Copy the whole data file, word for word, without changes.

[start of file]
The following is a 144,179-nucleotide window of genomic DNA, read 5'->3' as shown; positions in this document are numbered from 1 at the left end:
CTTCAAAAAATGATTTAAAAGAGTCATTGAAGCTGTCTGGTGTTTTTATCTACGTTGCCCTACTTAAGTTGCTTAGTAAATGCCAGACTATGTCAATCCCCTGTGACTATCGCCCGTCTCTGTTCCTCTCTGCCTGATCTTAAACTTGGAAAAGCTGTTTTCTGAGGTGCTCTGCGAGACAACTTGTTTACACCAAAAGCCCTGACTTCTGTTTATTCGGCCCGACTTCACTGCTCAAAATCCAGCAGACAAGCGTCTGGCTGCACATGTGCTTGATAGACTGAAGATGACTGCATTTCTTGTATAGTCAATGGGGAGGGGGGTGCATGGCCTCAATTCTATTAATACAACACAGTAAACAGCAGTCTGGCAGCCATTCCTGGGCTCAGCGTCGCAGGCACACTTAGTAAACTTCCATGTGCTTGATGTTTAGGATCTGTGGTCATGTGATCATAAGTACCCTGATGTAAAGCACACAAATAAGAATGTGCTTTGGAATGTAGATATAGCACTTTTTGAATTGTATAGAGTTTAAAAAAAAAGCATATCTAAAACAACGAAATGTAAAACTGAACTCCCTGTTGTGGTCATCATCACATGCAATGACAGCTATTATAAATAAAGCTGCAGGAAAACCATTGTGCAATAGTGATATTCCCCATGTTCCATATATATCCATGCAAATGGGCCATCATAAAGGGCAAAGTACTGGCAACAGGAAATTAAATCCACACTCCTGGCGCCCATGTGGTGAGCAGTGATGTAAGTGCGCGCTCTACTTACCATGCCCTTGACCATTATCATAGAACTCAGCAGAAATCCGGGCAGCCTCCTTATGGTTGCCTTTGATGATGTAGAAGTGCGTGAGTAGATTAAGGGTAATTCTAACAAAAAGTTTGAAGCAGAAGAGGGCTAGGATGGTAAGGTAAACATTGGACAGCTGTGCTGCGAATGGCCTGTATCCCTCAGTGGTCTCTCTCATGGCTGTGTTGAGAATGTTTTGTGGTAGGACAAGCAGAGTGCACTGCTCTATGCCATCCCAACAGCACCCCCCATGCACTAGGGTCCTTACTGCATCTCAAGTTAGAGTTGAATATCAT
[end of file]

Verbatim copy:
The following is a 144,179-nucleotide window of genomic DNA, read 5'->3' as shown; positions in this document are numbered from 1 at the left end:
CTTCAAAAAATGATTTAAAAGAGTCATTGAAGCTGTCTGGTGTTTTTATCTACGTTGCCCTACTTAAGTTGCTTAGTAAATGCCAGACTATGTCAATCCCCTGTGACTATCGCCCGTCTCTGTTCCTCTCTGCCTGATCTTAAACTTGGAAAAGCTGTTTTCTGAGGTGCTCTGCGAGACAACTTGTTTACACCAAAAGCCCTGACTTCTGTTTATTCGGCCCGACTTCACTGCTCAAAATCCAGCAGACAAGCGTCTGGCTGCACATGTGCTTGATAGACTGAAGATGACTGCATTTCTTGTATAGTCAATGGGGAGGGGGGTGCATGGCCTCAATTCTATTAATACAACACAGTAAACAGCAGTCTGGCAGCCATTCCTGGGCTCAGCGTCGCAGGCACACTTAGTAAACTTCCATGTGCTTGATGTTTAGGATCTGTGGTCATGTGATCATAAGTACCCTGATGTAAAGCACACAAATAAGAATGTGCTTTGGAATGTAGATATAGCACTTTTTGAATTGTATAGAGTTTAAAAAAAAAGCATATCTAAAACAACGAAATGTAAAACTGAACTCCCTGTTGTGGTCATCATCACATGCAATGACAGCTATTATAAATAAAGCTGCAGGAAAACCATTGTGCAATAGTGATATTCCCCATGTTCCATATATATCCATGCAAATGGGCCATCATAAAGGGCAAAGTACTGGCAACAGGAAATTAAATCCACACTCCTGGCGCCCATGTGGTGAGCAGTGATGTAAGTGCGCGCTCTACTTACCATGCCCTTGACCATTATCATAGAACTCAGCAGAAATCCGGGCAGCCTCCTTATGGTTGCCTTTGATGATGTAGAAGTGCGTGAGTAGATTAAGGGTAATTCTAACAAAAAGTTTGAAGCAGAAGAGGGCTAGGATGGTAAGGTAAACATTGGACAGCTGTGCTGCGAATGGCCTGTATCCCTCAGTGGTCTCTCTCATGGCTGTGTTGAGAATGTTTTGTGGTAGGACAAGCAGAGTGCACTGCTCTATGCCATCCCAACAGCACCCCCCATGCACTAGGGTCCTTACTGCATCTCAAGTTAGAGTTGAATATCAT